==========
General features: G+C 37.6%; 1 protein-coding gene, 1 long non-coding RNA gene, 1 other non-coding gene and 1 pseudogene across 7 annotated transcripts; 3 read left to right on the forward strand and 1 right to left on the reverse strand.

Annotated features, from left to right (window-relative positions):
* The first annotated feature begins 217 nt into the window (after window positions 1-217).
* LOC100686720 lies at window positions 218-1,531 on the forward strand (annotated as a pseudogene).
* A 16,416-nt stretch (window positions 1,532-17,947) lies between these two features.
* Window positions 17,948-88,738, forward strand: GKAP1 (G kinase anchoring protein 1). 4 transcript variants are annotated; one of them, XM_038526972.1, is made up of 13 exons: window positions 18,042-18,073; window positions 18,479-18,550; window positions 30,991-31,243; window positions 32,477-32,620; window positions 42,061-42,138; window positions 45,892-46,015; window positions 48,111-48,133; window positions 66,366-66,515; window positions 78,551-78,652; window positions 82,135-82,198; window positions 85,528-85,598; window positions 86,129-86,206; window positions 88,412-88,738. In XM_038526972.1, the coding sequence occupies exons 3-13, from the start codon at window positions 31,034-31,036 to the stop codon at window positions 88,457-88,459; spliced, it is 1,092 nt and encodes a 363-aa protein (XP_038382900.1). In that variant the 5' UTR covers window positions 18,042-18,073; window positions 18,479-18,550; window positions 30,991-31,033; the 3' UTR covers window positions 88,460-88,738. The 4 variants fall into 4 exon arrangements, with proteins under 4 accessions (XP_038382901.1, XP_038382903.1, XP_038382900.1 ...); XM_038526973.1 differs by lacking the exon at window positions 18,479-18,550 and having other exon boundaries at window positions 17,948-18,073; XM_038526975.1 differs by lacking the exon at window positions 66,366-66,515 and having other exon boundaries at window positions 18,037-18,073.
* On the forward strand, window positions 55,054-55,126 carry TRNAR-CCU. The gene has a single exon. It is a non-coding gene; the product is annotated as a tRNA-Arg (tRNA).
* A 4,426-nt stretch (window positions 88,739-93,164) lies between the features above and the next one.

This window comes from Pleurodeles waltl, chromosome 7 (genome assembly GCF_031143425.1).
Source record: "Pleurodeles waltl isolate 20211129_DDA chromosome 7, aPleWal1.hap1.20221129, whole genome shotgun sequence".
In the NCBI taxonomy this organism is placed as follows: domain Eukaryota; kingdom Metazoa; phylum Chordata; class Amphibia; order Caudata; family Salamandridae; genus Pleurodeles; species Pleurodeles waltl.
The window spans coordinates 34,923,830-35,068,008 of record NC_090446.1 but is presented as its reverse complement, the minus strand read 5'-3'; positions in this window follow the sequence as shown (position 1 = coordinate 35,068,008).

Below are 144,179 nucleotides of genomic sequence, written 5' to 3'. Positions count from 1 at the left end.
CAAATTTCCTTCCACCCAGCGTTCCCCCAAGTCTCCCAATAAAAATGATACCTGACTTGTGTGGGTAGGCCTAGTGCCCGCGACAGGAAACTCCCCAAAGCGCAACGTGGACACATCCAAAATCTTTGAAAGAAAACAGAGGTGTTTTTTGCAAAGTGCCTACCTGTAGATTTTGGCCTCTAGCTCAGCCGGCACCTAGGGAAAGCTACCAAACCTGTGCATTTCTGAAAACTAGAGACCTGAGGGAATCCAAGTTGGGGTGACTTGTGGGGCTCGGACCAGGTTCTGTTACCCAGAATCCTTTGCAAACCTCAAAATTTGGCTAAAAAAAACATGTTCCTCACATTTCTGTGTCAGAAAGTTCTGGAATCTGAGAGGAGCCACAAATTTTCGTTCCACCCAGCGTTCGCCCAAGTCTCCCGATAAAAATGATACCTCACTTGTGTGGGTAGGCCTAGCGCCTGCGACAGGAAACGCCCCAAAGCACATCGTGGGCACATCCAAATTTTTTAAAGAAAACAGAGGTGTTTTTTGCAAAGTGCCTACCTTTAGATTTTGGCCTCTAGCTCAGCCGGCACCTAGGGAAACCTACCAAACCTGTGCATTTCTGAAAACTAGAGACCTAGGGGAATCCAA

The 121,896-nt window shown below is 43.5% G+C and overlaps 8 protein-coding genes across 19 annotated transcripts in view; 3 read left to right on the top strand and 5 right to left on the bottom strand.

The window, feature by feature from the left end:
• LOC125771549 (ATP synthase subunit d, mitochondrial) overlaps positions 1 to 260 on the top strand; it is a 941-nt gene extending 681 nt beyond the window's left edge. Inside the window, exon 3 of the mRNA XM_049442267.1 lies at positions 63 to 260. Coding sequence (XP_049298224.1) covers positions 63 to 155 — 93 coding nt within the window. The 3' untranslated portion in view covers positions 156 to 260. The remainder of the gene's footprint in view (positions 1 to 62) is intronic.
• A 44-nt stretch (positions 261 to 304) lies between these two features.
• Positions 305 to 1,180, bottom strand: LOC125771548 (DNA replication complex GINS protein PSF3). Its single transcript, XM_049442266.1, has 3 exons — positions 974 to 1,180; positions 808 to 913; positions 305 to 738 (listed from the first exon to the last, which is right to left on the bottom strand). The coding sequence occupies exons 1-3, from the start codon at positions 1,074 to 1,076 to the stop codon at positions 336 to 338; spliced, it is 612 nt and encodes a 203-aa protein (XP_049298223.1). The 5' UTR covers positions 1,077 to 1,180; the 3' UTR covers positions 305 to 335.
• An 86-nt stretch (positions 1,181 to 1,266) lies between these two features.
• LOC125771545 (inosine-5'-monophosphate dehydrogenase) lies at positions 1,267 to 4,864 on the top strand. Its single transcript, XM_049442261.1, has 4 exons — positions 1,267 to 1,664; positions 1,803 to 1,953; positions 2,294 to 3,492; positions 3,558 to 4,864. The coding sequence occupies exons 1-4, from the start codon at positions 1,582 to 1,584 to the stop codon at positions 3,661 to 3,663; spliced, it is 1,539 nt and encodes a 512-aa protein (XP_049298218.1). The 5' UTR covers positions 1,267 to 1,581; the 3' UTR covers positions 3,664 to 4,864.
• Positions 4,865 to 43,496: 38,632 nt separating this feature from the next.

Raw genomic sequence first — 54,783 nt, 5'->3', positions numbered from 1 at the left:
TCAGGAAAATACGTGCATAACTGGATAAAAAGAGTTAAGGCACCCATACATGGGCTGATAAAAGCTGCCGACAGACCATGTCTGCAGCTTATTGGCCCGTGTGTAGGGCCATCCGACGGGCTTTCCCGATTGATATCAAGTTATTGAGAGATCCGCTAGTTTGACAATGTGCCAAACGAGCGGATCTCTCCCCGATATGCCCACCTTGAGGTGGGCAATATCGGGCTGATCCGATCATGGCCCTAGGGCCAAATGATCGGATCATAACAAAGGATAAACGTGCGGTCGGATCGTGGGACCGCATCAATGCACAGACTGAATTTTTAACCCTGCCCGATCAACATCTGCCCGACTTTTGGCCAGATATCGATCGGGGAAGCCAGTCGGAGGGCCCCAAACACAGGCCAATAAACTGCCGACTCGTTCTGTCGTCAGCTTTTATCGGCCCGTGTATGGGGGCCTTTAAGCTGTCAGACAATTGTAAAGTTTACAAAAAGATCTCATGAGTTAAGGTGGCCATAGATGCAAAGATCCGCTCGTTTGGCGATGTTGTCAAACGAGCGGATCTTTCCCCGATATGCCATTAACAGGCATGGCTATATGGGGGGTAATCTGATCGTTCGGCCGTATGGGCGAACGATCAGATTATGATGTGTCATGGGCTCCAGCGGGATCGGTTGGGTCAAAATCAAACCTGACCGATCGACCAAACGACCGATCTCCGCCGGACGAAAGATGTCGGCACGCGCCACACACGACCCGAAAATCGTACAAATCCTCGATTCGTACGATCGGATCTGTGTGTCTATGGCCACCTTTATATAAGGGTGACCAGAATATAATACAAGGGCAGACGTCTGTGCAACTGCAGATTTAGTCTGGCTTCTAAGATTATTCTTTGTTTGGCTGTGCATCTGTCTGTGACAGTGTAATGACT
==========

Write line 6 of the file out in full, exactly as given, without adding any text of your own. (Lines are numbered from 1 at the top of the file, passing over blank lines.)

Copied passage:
* Window positions 17,948-88,738, forward strand: GKAP1 (G kinase anchoring protein 1). 4 transcript variants are annotated; one of them, XM_038526972.1, is made up of 13 exons: window positions 18,042-18,073; window positions 18,479-18,550; window positions 30,991-31,243; window positions 32,477-32,620; window positions 42,061-42,138; window positions 45,892-46,015; window positions 48,111-48,133; window positions 66,366-66,515; window positions 78,551-78,652; window positions 82,135-82,198; window positions 85,528-85,598; window positions 86,129-86,206; window positions 88,412-88,738. In XM_038526972.1, the coding sequence occupies exons 3-13, from the start codon at window positions 31,034-31,036 to the stop codon at window positions 88,457-88,459; spliced, it is 1,092 nt and encodes a 363-aa protein (XP_038382900.1). In that variant the 5' UTR covers window positions 18,042-18,073; window positions 18,479-18,550; window positions 30,991-31,033; the 3' UTR covers window positions 88,460-88,738. The 4 variants fall into 4 exon arrangements, with proteins under 4 accessions (XP_038382901.1, XP_038382903.1, XP_038382900.1 ...); XM_038526973.1 differs by lacking the exon at window positions 18,479-18,550 and having other exon boundaries at window positions 17,948-18,073; XM_038526975.1 differs by lacking the exon at window positions 66,366-66,515 and having other exon boundaries at window positions 18,037-18,073.